Sunflower Maggot Fly
Family Tephritidae – Large Fruit Flies. Most fruit flies lay their eggs in plant tissues, where the larvae find their first food upon emerging.
Sometimes called peacock flies after their showy colors and mating displays. This large fruit fly’s larvae is commonly called called the Sunflower Maggot, after its habit of infesting both wild and cultivated plants of the sunflower family.
The sunflower maggot has one generation per year. This species overwinters as a larva in plant debris in the soil; pupation and adult emergence are completed in early June. Females lay eggs in stem tissue of young sunflower, and larvae feed in the stem pith tissue.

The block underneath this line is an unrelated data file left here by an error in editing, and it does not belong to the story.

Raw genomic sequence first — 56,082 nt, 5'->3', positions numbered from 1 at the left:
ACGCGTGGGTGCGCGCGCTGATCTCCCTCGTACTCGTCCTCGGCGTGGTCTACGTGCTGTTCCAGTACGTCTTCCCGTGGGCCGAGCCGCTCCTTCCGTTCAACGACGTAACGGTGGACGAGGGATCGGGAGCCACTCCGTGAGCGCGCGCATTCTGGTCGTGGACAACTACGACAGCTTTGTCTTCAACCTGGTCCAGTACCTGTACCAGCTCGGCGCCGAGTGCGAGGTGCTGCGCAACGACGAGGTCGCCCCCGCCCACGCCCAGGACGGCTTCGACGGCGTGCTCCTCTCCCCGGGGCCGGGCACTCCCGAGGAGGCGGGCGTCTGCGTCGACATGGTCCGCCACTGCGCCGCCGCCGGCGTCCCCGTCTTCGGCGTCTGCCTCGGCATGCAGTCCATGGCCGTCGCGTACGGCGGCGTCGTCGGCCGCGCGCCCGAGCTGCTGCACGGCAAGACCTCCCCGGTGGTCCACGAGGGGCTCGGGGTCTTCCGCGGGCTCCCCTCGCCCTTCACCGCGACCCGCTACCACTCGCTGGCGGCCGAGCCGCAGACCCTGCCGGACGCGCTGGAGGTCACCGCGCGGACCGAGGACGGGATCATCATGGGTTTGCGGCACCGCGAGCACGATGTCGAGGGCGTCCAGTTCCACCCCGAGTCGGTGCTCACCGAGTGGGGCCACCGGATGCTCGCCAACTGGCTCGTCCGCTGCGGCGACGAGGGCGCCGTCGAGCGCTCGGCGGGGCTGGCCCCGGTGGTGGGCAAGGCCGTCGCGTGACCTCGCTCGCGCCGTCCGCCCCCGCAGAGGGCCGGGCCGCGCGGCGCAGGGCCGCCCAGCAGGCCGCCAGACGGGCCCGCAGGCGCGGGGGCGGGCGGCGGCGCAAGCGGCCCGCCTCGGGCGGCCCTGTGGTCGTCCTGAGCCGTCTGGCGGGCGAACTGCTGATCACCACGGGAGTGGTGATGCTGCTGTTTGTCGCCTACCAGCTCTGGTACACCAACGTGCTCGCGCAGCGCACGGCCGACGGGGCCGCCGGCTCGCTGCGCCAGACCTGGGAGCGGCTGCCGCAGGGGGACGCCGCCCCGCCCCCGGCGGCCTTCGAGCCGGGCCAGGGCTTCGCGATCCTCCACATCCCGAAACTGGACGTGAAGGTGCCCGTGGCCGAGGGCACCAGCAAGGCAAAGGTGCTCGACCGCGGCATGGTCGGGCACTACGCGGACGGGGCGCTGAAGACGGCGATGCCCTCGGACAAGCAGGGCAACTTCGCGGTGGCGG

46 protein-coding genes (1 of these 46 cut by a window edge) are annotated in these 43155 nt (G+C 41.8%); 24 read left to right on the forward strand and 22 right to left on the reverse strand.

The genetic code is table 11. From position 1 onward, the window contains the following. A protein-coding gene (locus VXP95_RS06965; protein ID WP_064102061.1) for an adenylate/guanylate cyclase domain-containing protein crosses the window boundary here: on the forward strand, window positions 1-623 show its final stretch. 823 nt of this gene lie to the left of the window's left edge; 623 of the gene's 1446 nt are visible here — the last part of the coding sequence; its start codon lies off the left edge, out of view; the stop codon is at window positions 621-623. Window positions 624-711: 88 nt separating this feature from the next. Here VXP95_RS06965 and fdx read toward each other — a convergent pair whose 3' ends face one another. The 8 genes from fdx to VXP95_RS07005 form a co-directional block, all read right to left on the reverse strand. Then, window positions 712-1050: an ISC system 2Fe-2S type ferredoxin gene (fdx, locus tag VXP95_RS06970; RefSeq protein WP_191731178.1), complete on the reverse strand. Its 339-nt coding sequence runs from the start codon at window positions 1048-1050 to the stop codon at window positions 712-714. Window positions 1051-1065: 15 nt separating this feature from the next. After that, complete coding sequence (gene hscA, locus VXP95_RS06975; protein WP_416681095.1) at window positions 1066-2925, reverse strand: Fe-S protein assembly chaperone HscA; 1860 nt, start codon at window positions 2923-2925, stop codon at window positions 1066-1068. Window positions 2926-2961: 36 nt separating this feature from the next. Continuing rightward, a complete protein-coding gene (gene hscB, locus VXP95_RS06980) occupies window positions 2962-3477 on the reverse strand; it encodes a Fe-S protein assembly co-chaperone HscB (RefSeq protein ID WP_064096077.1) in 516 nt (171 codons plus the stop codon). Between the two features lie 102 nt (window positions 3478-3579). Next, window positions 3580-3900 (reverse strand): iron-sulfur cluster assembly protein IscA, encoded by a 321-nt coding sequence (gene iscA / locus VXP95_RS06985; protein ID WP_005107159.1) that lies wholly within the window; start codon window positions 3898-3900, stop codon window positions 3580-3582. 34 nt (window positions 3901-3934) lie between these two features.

Adults of the sunflower receptacle maggot emerge in late June to early July after sunflower buds reach 5 to 10 cm in diameter. Eggs are laid on the bracts of the developing sunflower heads. Egg laying occurs from mid-July through August.